A process for fabricating the stepped etalon of FIG. 1 will be described in conjunction with FIGS. 2-8. Referring to FIG. 2, LiCaAIF6 substrate 31 is shown with a first step layer 32 blanket deposited on the substrate. The step layer 32 is preferably SiO2 but may be other suitable materials with refractive index close to that of the substrate such as Si3 N4, Al2Ox, The step layer material is essentially transparent to light used in optical communication systems, i.e. typically between 1.2 and 1.7 microns. However, while the optical properties of the LiCaAlF6 substrate are important from the standpoint of thermo-optic and thermo-mechanical properties, the optical properties of the step layer are not. This follows the recognition, important to the conception and realization of the invention, that 99+% of the optical properties of the etalon are dictated by the compensated LiCaAlF6 material.

The thickness of the first step layer 32 may vary substantially depending on the design and sensitivity of the system. Typically it will be in the range 0.1-3.0 microns. The design thickness can be calculated from:

Δd=λ/2

where Δd is the step size, λ is the center wavelength, r can be the number of steps (or other design parameter) and η the refractive index.

Layer 32 may be deposited by sputtering, chemical vapor deposition (CVD), plasma assisted CVD (PE-CVD), or other suitable thin film deposition technique. If the layer is SiO2 it is preferably deposited by CVD.

With reference to FIG. 3, an etch resist layer is applied to the surface of layer 32 and patterned as shown to produce mask 33 which exposes a portion of layer 32. In this embodiment, three steps are being formed so the mask 33 covers approximately one third of layer 32. The exposed portion of layer 32 is removed by reactive ion etching (RIE), as shown in FIG. 4. The RIE etch preferably uses halide plasma such as a fluoride plasma.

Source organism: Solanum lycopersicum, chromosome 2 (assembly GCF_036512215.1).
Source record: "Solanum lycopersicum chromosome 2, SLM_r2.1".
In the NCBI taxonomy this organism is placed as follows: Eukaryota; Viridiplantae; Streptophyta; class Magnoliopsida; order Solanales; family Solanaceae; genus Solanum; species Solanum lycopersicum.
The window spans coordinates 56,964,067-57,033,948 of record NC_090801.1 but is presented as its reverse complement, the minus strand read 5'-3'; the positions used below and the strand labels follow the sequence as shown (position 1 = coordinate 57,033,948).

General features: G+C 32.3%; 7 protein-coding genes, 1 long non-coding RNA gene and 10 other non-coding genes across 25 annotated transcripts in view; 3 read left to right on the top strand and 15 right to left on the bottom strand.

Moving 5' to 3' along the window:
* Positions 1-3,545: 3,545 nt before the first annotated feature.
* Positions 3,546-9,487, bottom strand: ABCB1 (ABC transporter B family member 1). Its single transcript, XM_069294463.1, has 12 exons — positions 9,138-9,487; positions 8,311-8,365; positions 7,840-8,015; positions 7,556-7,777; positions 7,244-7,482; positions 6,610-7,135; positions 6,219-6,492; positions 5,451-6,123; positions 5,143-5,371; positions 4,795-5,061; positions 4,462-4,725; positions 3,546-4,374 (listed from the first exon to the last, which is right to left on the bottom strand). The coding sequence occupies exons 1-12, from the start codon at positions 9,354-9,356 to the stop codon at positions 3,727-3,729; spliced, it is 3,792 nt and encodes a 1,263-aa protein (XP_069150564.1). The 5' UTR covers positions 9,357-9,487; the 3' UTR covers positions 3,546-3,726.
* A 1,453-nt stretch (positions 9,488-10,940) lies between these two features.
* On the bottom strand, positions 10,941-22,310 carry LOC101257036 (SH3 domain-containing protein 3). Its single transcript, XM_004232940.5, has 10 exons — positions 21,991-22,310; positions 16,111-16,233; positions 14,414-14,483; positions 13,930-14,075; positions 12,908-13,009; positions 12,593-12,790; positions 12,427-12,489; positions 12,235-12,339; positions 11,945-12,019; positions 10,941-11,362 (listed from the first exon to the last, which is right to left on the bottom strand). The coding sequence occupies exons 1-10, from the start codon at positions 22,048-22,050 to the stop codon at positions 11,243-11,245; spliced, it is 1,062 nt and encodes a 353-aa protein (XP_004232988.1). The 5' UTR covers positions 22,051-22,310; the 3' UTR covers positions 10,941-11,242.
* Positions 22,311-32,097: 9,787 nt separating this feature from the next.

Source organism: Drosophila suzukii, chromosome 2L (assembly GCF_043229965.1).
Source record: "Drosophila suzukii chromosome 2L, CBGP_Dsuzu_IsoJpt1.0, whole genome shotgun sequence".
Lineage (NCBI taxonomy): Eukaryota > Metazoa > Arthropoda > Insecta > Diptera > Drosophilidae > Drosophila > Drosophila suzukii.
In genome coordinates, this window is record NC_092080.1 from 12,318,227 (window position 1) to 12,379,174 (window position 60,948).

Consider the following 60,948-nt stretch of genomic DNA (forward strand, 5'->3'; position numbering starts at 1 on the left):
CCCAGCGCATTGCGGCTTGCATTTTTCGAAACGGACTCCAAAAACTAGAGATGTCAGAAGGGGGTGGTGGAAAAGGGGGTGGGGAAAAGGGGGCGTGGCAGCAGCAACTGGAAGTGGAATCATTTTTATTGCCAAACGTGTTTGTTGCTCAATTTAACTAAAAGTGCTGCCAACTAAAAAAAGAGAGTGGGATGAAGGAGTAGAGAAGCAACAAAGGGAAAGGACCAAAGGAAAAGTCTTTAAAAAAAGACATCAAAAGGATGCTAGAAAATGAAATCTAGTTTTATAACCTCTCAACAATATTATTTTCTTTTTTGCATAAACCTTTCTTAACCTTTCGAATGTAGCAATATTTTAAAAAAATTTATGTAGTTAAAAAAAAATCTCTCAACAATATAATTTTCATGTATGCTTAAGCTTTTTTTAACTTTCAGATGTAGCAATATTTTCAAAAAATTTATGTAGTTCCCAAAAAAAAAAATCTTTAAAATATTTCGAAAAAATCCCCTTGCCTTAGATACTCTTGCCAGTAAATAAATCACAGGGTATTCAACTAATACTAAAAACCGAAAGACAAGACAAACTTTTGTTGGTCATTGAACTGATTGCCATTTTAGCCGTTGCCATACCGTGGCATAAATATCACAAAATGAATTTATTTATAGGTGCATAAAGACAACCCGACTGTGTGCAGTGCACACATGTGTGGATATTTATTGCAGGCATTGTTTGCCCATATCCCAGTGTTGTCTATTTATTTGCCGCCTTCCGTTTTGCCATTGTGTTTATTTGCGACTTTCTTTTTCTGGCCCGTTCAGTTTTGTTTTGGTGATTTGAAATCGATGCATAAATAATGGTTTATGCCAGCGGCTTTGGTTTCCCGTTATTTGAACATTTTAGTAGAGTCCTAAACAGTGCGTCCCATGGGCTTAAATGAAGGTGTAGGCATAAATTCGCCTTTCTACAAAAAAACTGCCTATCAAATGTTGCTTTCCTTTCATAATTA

Reactive ion etching is a widely used technique for anisotropically etching materials; in particular it is widely employed in silicon processing. An etchant species, often a halide ion, F or Cl, is formed by electron impact dissociation of a discharge feed gas. Relatively high etch rates, 500 to 5000 angstroms/min are typical, is an important advantage of the RIE process. Materials etch through the formation of a volatile surface species which results from the reaction of surface atoms and etchant species.

While at least some silicon or aluminum halides are volatile and leave the surface allowing the etching reaction to proceed, volatile species containing lithium or calcium (or other alkaline earth ions) are difficult to create. Because the nonvolatile species build up on the surface, etch rates are low, <40 angstroms/min in the case of LiCaF6 under the conditions we have examined. In such cases, etching proceeds only as a result of ion bombardment rather than by a conventional RIE process.

In this RIE operation, the advantage of the inventive process is evident. The surface portion 35 of the LiCaAlF6 substrate 31 is extremely resistant to RIE. Therefore the substrate surface 35 performs a very reliable etch stop function. Other substrate materials, having RIE etch rates of less than 200 Angstroms/min. may be used.

To build multiple steps, the processing continues.